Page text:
The draft, Moyer
My column this week in the PI is on this year’s draft, and probably should have just been written by Dave.
Moore writes about Moyer’s attempt to come back which attempts to put part of the blame on Questec.
More than most pitchers, Moyer is hurt by QuesTec, a computerized monitoring system in use at selected ballparks. Though Safeco Field is not one of them, umpires’ strike zones are affected everywhere by the system, entering its third year.
Here’s a thought, Moore: perhaps you could actually look up Moyer’s splits and figure out if he was significantly better or worse in Questec parks.
Tropicana Field 7.11 ERA in 6 IP
Jacobs Field 1.29 ERA in 7 IP
Edison Field 4.50 ERA in 6 IP
Network Associates Coliseum 5.29 ERA in 17 IP
Yankee Stadium 10.13 in 5.1 IP
(no stats: BOB, Fenway, Miller, Minute Maid, Shea)
That’s about an even 5 ERA for his time in those parks.
Which– whoops, it’s lower than his season total.
How hard is that to check? Really. There’s another point here about there being different strike zones, which has been refuted elsewhere — aaaaaaand update, I’ve got the URL.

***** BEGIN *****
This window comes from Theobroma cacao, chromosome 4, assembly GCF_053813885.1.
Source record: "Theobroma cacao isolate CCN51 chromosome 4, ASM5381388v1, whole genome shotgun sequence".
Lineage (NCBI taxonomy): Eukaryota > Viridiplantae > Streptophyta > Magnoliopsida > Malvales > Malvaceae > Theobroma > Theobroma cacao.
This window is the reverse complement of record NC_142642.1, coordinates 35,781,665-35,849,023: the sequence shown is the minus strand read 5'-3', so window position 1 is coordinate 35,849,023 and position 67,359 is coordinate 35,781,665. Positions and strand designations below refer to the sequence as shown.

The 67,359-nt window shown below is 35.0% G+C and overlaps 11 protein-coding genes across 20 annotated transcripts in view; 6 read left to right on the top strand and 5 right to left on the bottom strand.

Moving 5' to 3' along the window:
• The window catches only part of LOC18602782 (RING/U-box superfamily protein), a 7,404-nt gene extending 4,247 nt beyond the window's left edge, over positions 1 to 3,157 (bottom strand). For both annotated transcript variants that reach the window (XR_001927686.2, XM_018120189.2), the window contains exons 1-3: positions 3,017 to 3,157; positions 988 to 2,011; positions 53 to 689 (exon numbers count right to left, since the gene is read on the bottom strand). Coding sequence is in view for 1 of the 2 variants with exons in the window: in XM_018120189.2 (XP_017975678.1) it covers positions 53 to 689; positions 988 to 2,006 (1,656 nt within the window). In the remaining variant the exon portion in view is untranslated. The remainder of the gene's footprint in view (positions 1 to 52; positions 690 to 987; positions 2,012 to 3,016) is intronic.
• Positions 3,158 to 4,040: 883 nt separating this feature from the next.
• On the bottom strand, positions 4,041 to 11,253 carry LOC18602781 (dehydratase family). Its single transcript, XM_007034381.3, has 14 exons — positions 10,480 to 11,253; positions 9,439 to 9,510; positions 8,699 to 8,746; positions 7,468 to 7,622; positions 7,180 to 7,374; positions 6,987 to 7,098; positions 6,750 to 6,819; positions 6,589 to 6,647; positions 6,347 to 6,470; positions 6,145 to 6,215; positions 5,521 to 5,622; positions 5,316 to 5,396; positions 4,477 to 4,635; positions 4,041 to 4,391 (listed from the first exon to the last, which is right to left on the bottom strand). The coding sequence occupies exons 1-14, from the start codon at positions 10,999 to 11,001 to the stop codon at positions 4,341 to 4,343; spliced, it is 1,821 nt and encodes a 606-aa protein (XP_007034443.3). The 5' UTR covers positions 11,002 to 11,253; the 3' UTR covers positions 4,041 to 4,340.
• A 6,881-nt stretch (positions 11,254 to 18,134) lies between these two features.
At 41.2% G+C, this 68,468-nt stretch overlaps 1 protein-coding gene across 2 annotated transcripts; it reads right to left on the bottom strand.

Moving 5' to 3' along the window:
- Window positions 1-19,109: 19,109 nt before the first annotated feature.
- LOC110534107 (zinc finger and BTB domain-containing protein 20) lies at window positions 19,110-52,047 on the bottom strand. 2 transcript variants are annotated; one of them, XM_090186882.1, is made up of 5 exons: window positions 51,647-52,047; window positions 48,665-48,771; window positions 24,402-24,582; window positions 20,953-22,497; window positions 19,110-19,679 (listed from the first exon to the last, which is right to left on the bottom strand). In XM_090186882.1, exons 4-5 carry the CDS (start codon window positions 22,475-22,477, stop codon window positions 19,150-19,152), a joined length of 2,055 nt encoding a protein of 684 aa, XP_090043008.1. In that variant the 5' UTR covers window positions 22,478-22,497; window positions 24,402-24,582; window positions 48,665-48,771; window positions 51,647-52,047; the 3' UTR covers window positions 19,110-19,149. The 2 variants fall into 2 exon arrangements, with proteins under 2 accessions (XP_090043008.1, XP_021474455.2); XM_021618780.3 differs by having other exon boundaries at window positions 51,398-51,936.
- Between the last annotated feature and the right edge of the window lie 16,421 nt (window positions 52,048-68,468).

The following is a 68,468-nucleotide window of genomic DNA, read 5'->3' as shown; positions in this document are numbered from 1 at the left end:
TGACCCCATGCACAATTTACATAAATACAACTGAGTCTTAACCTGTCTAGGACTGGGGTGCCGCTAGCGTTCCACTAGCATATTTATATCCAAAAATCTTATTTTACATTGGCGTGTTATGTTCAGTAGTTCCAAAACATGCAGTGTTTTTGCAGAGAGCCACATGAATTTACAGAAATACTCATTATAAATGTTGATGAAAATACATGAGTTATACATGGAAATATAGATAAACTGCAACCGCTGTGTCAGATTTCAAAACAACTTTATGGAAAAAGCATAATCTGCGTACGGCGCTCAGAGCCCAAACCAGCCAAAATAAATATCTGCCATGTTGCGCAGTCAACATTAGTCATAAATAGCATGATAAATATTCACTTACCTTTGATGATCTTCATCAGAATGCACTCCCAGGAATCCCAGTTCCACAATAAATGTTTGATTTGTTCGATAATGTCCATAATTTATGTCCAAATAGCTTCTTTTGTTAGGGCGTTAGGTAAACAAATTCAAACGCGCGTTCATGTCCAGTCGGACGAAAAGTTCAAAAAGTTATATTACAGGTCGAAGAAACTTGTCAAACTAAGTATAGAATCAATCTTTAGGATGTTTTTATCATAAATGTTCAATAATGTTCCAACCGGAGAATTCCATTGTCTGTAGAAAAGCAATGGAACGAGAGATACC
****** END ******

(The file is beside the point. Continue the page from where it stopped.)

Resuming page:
The numbers above suggest that 0.21 percent of pitches are called differently between QuesTec games and non-QuesTec games. That works out to about one altered pitch call per 475 pitches thrown — roughly one every other game. Using the strict standards that are favored by the scientific community, the differences above cannot be said to be statistically significant.
The article’s here. Note that there are umps who call more strikes in Questec parks, which would be to Moyer’s advantage. At that point, though, you’re looking at other factors potentially having a much greater affect on the lines than Questec would, and those should be taken with a huuuge amount of skepticism. Any ump, like any pitcher, could show dramatic variations in their calls given any 10-stadium selection for splits.